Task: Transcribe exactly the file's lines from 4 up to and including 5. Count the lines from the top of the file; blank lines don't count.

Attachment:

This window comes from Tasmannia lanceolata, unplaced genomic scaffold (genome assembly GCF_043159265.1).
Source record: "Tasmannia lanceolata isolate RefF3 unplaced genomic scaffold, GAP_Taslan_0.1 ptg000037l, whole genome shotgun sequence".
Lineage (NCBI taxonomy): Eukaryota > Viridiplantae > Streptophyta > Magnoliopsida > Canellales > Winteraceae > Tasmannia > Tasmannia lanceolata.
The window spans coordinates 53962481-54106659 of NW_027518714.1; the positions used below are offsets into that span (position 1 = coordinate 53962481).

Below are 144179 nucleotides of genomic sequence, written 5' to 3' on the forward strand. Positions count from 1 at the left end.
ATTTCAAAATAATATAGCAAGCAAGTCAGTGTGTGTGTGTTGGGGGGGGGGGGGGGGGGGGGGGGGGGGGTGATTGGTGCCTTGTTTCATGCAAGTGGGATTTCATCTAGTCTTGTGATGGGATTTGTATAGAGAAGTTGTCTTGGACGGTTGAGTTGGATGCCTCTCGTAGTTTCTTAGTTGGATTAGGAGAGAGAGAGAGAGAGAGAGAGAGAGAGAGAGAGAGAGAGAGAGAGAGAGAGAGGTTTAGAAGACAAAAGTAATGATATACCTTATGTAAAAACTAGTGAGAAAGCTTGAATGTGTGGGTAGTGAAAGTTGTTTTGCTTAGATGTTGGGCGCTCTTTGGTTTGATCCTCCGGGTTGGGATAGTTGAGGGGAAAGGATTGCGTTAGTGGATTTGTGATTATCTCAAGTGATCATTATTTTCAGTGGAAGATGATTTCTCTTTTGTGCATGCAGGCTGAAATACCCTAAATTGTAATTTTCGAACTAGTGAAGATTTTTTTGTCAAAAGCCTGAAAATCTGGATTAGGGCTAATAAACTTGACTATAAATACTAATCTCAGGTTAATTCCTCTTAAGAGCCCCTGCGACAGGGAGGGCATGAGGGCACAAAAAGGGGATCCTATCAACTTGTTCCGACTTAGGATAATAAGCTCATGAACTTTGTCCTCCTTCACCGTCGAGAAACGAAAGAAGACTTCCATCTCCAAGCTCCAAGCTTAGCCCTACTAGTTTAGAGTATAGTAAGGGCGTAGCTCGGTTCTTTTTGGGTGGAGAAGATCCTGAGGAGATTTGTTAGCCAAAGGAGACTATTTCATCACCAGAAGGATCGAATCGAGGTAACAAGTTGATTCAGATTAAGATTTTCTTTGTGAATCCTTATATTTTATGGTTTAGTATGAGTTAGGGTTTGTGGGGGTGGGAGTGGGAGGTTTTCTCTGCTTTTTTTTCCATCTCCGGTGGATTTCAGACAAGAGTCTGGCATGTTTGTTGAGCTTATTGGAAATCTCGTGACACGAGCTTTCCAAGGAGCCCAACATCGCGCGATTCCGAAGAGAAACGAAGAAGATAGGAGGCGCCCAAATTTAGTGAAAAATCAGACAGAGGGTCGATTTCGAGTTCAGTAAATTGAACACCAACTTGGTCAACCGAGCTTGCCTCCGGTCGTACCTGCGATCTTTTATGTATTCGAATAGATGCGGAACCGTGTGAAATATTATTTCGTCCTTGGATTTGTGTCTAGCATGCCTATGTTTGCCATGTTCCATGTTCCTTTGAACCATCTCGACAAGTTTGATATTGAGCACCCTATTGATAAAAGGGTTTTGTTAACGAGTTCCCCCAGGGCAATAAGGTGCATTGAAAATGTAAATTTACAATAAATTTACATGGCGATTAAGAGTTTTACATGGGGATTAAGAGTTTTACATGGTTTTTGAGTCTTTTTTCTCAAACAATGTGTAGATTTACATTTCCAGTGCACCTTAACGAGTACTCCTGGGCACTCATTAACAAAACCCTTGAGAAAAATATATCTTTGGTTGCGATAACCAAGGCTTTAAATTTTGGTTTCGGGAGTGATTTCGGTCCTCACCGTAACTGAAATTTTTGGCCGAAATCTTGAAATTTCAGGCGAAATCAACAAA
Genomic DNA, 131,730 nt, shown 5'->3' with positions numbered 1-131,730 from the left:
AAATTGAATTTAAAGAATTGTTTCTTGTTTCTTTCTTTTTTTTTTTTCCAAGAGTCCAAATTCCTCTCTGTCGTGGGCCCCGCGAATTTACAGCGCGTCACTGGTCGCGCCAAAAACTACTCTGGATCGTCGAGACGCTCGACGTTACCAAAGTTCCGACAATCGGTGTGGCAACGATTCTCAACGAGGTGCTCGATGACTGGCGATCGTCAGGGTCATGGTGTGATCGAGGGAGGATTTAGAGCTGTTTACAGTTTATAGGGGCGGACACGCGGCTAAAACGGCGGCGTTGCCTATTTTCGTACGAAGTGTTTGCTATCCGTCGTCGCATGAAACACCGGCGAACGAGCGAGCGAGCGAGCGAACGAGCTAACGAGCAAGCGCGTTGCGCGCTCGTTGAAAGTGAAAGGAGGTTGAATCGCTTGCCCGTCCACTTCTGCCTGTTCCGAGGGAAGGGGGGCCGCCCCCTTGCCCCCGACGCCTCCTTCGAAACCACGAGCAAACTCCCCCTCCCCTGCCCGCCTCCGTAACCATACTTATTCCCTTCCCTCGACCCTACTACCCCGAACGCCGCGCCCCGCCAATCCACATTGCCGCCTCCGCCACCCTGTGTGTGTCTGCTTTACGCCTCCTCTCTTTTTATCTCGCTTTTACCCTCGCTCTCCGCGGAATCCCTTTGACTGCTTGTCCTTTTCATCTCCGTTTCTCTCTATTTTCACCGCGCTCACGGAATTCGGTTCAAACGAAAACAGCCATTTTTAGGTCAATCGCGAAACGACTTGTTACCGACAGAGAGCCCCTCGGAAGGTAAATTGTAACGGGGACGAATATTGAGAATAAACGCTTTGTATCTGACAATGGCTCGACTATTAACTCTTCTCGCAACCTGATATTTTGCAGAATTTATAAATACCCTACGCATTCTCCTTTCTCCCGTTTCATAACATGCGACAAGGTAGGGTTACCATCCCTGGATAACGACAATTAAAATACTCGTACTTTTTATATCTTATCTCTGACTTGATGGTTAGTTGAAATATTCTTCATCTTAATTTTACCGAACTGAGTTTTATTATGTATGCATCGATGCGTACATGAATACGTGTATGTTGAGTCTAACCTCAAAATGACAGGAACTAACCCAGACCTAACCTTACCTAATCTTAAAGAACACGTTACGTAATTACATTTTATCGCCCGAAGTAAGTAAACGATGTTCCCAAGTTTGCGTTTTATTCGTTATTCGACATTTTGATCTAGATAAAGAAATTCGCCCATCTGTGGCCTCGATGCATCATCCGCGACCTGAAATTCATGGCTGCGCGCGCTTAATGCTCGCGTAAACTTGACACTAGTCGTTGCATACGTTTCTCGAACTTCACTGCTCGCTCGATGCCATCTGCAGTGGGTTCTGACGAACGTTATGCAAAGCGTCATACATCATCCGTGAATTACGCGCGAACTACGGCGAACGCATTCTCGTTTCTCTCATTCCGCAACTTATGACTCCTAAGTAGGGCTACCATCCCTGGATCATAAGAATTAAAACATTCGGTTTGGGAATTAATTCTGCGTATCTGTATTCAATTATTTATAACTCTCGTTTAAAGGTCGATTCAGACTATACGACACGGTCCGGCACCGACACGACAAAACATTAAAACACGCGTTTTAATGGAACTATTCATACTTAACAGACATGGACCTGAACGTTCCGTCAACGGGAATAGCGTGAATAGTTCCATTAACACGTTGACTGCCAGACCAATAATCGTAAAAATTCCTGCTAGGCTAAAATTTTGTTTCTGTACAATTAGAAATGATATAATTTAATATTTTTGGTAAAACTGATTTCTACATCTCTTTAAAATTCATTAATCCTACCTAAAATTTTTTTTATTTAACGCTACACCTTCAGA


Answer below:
The window spans coordinates 53962481-54106659 of NW_027518714.1; the positions used below are offsets into that span (position 1 = coordinate 53962481).

Below are 144179 nucleotides of genomic sequence, written 5' to 3' on the forward strand. Positions count from 1 at the left end.